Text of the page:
Mona, one of the oldest residents at ninety-seven walked up and said, “I know you fake this. You just do this so you’ll get all the attention when you feel like it. Hell, I could go mute too if I wanted, but now you’ve already done it, so no one would care. You make me sick!” Alice was in the habit of ignoring the sharp-tongued old woman, but today Mona seems violent; she begins yelling. “Speak! Just tell me why you do this! Speak!” The girl with the jeweled hair clip asked Mona to leave Alice alone. Alice noticed the same smell as before. She pinched her nose.

“Three days,” Alice had said. She thought now, back to her anonymity before uttering these two words. The silence that she felt throughout her stay at the residence had been a welcome one, but there was appeal to celebrity too. Maybe Mona was right, maybe she had subconsciously concocted the whole muted persona only to shock and amaze on Monday, January 14th.

Alice wondered what to do next. Could she speak again? She had enjoyed the stories she heard and wanted them to continue. They reminded her of her work, interviewing people was always best when you gave long silences, uncomfortable ones even, to keep them blathering on. But what really consumed Alice now was what she had meant by saying it: “Three days.” Three days?

Could the outside world eventually decode what she had been thinking when the words had escaped mindlessly? Or had they already decoded her thoughts? Alice contemplated the possibility that her words had meant more than what she was thinking at the time. It had been three days since she had last showered and changed. She had said this aloud, so as not to forget to change clothes when she got back to the room but no one had noticed; consequently, Alice ’s thoughts were infiltrated by stories of woe, accusations of conspiracy, and now she was disillusioned by it all. She would ultimately forget again, only to wear the same blue slacks with a yellow dot and that same pink blouse on Tuesday. That is, until she would remember and say aloud, “Shit!” The entire place would be abuzz with speculation.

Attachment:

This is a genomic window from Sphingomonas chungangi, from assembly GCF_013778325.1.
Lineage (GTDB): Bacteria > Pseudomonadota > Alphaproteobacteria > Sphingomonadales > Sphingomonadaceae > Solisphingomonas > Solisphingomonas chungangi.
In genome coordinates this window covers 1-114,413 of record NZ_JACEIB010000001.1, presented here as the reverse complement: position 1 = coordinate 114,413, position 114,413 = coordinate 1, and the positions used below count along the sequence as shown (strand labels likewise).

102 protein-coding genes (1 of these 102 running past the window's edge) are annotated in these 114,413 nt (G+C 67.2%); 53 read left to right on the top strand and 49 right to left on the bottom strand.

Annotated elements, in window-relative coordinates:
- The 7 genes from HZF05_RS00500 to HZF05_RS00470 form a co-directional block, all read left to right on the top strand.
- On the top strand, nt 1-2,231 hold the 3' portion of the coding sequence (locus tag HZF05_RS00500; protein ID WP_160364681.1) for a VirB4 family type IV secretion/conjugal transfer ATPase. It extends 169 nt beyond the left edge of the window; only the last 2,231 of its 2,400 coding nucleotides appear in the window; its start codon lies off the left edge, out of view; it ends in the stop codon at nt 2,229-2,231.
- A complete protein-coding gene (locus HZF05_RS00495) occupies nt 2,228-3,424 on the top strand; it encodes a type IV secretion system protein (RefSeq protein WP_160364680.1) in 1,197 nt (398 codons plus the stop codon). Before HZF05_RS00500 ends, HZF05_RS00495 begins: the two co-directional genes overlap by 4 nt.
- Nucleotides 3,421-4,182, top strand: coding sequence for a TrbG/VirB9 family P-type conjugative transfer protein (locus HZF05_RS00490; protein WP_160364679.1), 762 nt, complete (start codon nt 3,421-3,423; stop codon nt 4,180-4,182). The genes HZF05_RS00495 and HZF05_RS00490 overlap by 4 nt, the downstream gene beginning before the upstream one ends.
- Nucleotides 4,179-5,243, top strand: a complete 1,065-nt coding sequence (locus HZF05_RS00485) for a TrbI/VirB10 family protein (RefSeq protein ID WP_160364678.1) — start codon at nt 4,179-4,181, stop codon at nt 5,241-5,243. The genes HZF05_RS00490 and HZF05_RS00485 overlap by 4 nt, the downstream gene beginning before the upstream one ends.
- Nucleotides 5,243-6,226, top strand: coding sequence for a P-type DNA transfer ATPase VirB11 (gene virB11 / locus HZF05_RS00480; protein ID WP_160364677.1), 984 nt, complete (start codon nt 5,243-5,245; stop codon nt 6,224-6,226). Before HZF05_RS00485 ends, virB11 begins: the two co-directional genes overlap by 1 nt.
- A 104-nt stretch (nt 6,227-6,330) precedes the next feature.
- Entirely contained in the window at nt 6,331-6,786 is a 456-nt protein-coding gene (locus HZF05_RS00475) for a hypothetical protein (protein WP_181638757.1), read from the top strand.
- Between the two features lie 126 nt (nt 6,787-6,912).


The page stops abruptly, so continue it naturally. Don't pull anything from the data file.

©2008 by Jen Knox

Jen Knox is currently working for Our Stories Literary Journal. She is a student of The Writing Workshops at Bennington College in Vermont. Jen’s writing has been published in Kate, SLAB, Spring Street, and Quiz & Quill. She has been awarded the John Kessler Memorial Endowment for the Arts Award, and the 2008 Quiz & Quill Award from Otterbein College for excerpts from her forthcoming memoir Musical Chairs. Jen lives in San Antonio, Texas. For more information, see her Web site.